A Tale Of Twenty Fish
By Don Barone
“And we're floating across the waves…”
Dateline: All the marbles
It is, once again, quiet.
The dew that remains on the ground is safe.
Safe from the imprints of truck tires.
Safe from the imprint of shoe prints.
Safe, until the sun crests the tree line.
It is but 6:08,
And they are all gone. Already. Gone.
Already floating on the waves of Oneida Lake.
Come this early dew filled Monday morning. Day one of the last week of the Elite regular season.
The dew, is safe.
Safe for another hour or so, until the morning sun punches in.
The dew, is safe.
Safe because all the Elite anglers in the campground with me have already left for the day. Gone from dawn to dusk.
This last week of the regular season.
The biggest week of the regular season.
The dew, is safe.
Safe, because it is not the tiny drops that the Elites chase.
Safe, because at 6:08….AM…the chase is already on.
Out there at the end of the pebbled road.
Out there on Oneida Lake.
Safe, because, all that matters now,
is the chase for twenty fish.
“…sailing for some other shore…”
Say all you want, put all the comments you want on all the fishing boards, strategize this, strategize that.
Listen to all the so-called experts.
Run all the numbers, do the sports math, this, that, tendencies, historical data.
Opinion this, opinion that.
Discuss on, rant on.
Blah, blah, blah.
Because only one thing matters.
All the rest of the stuff, just flotsam, dribble.
Words written in dew on the morning grass.
All that matters is,
All that stands between one Elite angler and the coveted Angler of the Year title is,
All that stands between the Elite anglers trying desperately to make the Bassmaster Classic is,
For a couple of years I used to cover the Pittsburgh Steelers when I worked in town there, spent a lot of time around the players, around the coaches, even spent several days rooming with them out at training camp.
I was new to the sports reporting biz…it was back in 1992 or 93, forget exactly just when.
Coach Cowher was new to the Head Coaching biz as well. We were all sitting around the camp dining table, I was sitting next to huge Tight End, Eric Green, I was listening to a couple of Pittsburgh area sports reporters ask Coach Cowher questions.
I was learning the sports reporter biz.
Eric Green was eating what was left off my plate.
Someone asked the coach a question that went something like, “What will it take to win the division this year, coach.”
His answer set the tone for my next couple of decades in the sports reporting biz.
The simple straight forwardness of it.
The simple eloquence of it.
The simple beauty of it.
What will it take to win the division this year.
“Win more games than anyone else in it.”
How will you do that.
“Score more points than they do.”
What will it take to win AOY this week.
What will it take to make the Bassmaster Classic this week.
“…where we can be what we wanna be…”
A few years back I was standing on a dock before launch somewhere and an Elite Rookie came up to me and said to me, “Hey you are good friends of Skeet Reese, I’m a huge fan of his, admire him so much, would you ask him for me what it takes to win out here…I don’t want to do it but I would love to hear his take on it.”
So I walked down to the end of the doc where Skeet was tied up and told him what the rookie asked me to ask him, “How can this kid be more successful out here dude.”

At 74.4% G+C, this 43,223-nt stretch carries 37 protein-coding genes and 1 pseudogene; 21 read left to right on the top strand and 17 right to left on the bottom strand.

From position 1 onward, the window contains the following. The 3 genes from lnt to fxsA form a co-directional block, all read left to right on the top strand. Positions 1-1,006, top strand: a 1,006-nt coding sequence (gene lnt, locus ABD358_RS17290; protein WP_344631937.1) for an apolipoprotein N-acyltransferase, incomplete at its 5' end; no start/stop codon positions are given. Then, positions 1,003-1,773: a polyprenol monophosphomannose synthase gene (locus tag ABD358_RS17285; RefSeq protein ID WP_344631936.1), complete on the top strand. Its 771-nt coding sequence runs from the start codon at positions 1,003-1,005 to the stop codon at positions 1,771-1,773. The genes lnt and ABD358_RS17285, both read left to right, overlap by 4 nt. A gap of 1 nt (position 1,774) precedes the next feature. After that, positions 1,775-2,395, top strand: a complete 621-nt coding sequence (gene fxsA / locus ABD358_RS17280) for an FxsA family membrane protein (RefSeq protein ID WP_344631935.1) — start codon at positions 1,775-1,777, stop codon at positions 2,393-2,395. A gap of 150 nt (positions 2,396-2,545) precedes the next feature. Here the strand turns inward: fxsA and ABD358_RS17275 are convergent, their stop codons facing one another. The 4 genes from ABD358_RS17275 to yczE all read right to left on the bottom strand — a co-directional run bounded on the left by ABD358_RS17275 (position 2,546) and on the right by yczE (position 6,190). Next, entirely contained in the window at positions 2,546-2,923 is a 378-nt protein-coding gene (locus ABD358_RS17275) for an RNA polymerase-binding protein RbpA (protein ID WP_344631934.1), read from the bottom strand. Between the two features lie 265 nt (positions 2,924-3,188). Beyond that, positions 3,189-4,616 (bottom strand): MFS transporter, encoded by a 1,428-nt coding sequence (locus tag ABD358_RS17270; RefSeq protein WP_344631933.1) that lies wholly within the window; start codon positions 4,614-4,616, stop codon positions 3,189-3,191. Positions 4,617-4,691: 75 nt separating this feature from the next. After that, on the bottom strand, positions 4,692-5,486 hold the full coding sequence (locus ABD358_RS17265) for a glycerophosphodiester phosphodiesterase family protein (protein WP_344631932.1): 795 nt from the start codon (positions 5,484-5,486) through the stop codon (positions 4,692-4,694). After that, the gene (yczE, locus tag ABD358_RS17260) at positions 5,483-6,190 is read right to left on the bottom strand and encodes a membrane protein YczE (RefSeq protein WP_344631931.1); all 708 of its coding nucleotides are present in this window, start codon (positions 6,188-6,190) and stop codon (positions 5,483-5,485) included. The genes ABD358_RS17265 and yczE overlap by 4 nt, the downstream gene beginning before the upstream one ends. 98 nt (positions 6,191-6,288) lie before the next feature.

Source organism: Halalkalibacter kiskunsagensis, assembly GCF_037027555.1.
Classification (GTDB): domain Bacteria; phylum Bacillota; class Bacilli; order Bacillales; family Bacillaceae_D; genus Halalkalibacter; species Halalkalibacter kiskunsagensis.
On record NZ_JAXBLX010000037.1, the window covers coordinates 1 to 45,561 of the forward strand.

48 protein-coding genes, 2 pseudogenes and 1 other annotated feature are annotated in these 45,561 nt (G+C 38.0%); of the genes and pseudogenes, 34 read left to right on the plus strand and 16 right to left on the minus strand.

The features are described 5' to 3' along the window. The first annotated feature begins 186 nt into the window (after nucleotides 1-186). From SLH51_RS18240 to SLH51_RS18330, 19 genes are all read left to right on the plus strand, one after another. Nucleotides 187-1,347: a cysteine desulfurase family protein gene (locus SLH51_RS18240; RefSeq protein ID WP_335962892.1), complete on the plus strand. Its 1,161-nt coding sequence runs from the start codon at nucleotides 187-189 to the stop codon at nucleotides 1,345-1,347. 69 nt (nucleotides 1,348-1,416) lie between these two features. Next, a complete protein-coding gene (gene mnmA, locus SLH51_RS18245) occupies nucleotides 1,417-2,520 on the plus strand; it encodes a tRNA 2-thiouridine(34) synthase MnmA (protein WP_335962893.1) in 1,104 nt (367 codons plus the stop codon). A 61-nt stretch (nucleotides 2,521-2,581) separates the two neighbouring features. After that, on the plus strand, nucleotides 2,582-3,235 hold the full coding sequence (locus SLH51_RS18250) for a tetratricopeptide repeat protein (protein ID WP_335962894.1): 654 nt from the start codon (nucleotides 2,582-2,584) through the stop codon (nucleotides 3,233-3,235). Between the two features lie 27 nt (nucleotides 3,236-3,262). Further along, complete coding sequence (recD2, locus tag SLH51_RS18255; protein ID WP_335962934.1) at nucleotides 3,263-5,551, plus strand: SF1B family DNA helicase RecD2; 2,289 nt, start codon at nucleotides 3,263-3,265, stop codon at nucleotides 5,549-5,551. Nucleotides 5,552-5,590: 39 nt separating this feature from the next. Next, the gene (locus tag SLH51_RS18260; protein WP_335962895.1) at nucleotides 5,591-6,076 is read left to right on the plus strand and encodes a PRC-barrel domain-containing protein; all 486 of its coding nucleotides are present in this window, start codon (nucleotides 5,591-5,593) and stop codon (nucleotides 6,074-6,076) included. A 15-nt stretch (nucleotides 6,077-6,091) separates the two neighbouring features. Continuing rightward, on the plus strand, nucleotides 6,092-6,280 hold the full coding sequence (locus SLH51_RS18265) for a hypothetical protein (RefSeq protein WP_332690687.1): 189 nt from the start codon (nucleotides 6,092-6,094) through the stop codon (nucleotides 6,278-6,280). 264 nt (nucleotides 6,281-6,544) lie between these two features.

And his answer, made me smile.
Made me flash back twenty years.
To Steeler training camp.
All Skeet said to my question was this: “Catch bigger fish.”
As I sat in the db/bb/rv this early morning I watched as my next-door neighbor, Brent Chapman kissed his wife, Bobbi, goodbye, and then headed out to practice.
I watched as my other neighbors, Randy Howell, Ott Defoe, Kevin Short, Rick Clunn, Steve Kennedy, Billy McCaghren, Dustin Wilks, Tak, Brian Snowden, John Murray and James Niggemeyer pretty much did the same thing.
Then headed out.
Through the morning dew.
Through the gentle fog on Oneida Lake.
On their quest to make the rafters of the sport.
To win the Bassmaster Classic.
To win Angler of the Year.
All who left, and many more of them, I consider friends. Some very close, some just casual buds, but friends nonetheless.
When I lean up on their boats and talk, when I sit at their campfires and talk, when they ask me about sports, and my experiences around the best athletes of the last couple of decades, when they ask questions that may help them, I can speak of nothing to do with fishing. That, they have covered.
But I tell them what champions have told me, and what the greatest champions have told me is so very simple.
So peaceful in its design.
So comforting in the chaos that follows the game.
I tell them.
Win more games than anyone else.
Score more points than anyone else.
You want to make the Bassmaster Classic.
You want to win Angler of the Year.
Score more points than anyone else out here.
Win more events than anyone else out here.
And what will it take to do that.
No matter what anyone says.
No matter what the media says.
No matter what the board experts rant about.
What will it take to win.
Is simply this,
Five big fish a day.
For four days.
As I told Brent Chapman yesterday while leaning on his boat and talking to him and his wife, Bobbi, “Forget all the hoopla going on around you, forget all the conjecture, don’t listen to the media, the experts, just listen to yourself, no one but YOU got you here, believe in yourself.”
And then I put my hand gently on his arm, and in the spirit of Coach Cowher, I told Brent, “It all comes down to this week and the only thing standing between you and AOY…
…is Twenty fish.”
Win more games.
Score more points.
And the B.A.S.S. rafters, is yours.
“…oh this must be what paradise is like.”
So Quiet In Here